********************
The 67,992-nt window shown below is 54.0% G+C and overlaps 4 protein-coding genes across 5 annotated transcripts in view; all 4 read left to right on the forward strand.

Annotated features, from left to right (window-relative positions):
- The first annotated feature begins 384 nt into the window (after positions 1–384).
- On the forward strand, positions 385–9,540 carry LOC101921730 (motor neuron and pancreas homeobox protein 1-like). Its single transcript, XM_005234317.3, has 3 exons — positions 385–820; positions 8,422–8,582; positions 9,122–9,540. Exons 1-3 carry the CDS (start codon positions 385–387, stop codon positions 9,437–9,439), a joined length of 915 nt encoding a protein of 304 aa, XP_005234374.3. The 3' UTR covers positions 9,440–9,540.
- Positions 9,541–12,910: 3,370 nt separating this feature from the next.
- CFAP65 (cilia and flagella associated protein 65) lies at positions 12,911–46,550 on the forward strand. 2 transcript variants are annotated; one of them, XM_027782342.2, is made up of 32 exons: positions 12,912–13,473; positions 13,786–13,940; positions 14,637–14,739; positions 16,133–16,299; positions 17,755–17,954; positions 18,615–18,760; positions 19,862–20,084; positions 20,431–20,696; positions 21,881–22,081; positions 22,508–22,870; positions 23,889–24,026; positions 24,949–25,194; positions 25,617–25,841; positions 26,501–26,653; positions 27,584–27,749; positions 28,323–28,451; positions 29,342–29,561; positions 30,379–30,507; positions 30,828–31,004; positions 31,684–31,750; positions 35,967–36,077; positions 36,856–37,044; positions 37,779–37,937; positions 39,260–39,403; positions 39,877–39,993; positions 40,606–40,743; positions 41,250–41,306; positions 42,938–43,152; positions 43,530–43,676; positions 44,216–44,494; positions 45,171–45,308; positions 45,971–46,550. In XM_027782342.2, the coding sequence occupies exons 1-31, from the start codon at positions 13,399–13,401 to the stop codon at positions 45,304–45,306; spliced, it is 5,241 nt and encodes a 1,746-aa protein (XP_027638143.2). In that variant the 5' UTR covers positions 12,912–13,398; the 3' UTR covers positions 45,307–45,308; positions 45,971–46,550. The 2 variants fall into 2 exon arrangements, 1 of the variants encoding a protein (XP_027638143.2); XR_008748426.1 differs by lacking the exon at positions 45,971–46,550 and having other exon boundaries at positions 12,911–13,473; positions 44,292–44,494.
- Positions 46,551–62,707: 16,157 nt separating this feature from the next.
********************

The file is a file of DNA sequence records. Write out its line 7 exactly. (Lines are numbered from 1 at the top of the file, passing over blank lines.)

- Positions 46,551–62,707: 16,157 nt separating this feature from the next.